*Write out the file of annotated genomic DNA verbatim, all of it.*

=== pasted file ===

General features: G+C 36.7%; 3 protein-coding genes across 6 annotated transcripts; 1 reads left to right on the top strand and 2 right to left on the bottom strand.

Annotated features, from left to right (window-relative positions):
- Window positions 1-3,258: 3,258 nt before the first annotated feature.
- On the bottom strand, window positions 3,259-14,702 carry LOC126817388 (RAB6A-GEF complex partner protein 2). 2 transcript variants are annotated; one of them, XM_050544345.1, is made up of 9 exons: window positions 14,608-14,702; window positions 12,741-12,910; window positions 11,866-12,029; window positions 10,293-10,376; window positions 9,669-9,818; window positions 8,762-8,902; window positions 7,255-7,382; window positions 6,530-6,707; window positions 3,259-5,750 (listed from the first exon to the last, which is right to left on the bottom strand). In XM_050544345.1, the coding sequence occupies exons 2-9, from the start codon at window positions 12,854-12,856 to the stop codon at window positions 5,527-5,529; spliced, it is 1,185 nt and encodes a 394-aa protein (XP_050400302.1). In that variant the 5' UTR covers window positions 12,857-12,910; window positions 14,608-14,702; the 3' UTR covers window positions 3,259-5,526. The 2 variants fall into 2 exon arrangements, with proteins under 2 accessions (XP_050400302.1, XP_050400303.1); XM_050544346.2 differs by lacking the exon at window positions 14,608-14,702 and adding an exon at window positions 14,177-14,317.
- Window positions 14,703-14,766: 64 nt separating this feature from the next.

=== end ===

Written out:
General features: G+C 36.7%; 3 protein-coding genes across 6 annotated transcripts; 1 reads left to right on the top strand and 2 right to left on the bottom strand.

Annotated features, from left to right (window-relative positions):
- Window positions 1-3,258: 3,258 nt before the first annotated feature.
- On the bottom strand, window positions 3,259-14,702 carry LOC126817388 (RAB6A-GEF complex partner protein 2). 2 transcript variants are annotated; one of them, XM_050544345.1, is made up of 9 exons: window positions 14,608-14,702; window positions 12,741-12,910; window positions 11,866-12,029; window positions 10,293-10,376; window positions 9,669-9,818; window positions 8,762-8,902; window positions 7,255-7,382; window positions 6,530-6,707; window positions 3,259-5,750 (listed from the first exon to the last, which is right to left on the bottom strand). In XM_050544345.1, the coding sequence occupies exons 2-9, from the start codon at window positions 12,854-12,856 to the stop codon at window positions 5,527-5,529; spliced, it is 1,185 nt and encodes a 394-aa protein (XP_050400302.1). In that variant the 5' UTR covers window positions 12,857-12,910; window positions 14,608-14,702; the 3' UTR covers window positions 3,259-5,526. The 2 variants fall into 2 exon arrangements, with proteins under 2 accessions (XP_050400302.1, XP_050400303.1); XM_050544346.2 differs by lacking the exon at window positions 14,608-14,702 and adding an exon at window positions 14,177-14,317.
- Window positions 14,703-14,766: 64 nt separating this feature from the next.